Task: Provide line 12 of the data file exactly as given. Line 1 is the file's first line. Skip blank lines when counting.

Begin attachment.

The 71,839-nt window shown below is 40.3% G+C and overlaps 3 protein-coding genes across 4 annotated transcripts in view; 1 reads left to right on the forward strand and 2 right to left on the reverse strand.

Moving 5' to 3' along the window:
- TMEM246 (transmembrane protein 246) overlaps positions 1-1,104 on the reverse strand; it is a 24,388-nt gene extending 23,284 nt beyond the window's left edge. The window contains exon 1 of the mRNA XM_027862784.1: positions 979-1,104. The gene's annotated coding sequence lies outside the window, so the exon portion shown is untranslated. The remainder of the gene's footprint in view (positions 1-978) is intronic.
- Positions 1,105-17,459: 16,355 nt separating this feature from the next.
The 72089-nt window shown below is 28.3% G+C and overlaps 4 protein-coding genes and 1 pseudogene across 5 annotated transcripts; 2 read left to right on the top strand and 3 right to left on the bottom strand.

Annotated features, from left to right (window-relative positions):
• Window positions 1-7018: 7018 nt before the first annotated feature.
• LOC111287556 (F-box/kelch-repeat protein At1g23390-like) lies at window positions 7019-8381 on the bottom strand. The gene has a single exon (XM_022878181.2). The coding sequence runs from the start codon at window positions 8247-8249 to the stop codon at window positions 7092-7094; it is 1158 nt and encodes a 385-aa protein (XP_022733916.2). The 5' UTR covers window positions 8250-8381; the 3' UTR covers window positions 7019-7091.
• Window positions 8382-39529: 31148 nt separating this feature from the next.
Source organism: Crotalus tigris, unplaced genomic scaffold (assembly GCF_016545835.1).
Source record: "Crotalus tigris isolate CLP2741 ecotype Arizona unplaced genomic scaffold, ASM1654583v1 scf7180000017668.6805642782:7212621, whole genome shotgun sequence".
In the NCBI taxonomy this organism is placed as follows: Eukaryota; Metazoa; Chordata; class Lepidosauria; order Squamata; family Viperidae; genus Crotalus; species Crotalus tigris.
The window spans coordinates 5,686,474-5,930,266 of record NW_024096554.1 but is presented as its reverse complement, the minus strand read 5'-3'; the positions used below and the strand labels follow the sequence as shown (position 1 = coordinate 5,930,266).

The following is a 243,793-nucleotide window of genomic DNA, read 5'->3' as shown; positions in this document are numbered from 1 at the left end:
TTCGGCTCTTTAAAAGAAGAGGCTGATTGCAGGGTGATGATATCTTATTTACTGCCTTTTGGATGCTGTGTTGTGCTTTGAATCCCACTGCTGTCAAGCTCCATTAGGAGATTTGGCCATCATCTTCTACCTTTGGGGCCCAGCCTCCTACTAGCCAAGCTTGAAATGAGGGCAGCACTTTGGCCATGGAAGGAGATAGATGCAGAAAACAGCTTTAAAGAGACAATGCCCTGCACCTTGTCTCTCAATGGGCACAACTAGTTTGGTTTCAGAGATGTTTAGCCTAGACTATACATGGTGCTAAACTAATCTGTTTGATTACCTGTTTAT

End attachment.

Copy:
In the NCBI taxonomy this organism is placed as follows: Eukaryota; Metazoa; Chordata; class Lepidosauria; order Squamata; family Viperidae; genus Crotalus; species Crotalus tigris.